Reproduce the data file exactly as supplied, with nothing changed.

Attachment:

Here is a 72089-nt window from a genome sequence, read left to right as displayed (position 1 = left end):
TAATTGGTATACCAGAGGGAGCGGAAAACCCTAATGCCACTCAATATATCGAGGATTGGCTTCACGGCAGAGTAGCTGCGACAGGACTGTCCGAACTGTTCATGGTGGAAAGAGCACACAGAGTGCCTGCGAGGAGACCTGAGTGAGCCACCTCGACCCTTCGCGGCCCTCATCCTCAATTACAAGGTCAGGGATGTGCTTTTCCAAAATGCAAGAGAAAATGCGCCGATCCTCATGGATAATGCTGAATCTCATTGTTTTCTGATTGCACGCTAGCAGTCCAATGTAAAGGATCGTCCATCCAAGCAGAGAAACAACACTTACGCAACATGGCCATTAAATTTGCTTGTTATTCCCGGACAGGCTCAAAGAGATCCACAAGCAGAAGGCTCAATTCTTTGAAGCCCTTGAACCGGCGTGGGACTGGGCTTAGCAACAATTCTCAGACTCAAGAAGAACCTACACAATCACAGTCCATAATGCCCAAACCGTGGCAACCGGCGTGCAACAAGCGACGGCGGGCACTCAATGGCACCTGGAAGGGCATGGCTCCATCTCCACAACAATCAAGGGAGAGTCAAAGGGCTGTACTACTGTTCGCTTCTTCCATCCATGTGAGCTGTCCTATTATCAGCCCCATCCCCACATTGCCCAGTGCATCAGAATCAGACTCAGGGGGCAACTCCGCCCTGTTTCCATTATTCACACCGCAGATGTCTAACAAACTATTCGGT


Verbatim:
Here is a 72089-nt window from a genome sequence, read left to right as displayed (position 1 = left end):
TAATTGGTATACCAGAGGGAGCGGAAAACCCTAATGCCACTCAATATATCGAGGATTGGCTTCACGGCAGAGTAGCTGCGACAGGACTGTCCGAACTGTTCATGGTGGAAAGAGCACACAGAGTGCCTGCGAGGAGACCTGAGTGAGCCACCTCGACCCTTCGCGGCCCTCATCCTCAATTACAAGGTCAGGGATGTGCTTTTCCAAAATGCAAGAGAAAATGCGCCGATCCTCATGGATAATGCTGAATCTCATTGTTTTCTGATTGCACGCTAGCAGTCCAATGTAAAGGATCGTCCATCCAAGCAGAGAAACAACACTTACGCAACATGGCCATTAAATTTGCTTGTTATTCCCGGACAGGCTCAAAGAGATCCACAAGCAGAAGGCTCAATTCTTTGAAGCCCTTGAACCGGCGTGGGACTGGGCTTAGCAACAATTCTCAGACTCAAGAAGAACCTACACAATCACAGTCCATAATGCCCAAACCGTGGCAACCGGCGTGCAACAAGCGACGGCGGGCACTCAATGGCACCTGGAAGGGCATGGCTCCATCTCCACAACAATCAAGGGAGAGTCAAAGGGCTGTACTACTGTTCGCTTCTTCCATCCATGTGAGCTGTCCTATTATCAGCCCCATCCCCACATTGCCCAGTGCATCAGAATCAGACTCAGGGGGCAACTCCGCCCTGTTTCCATTATTCACACCGCAGATGTCTAACAAACTATTCGGT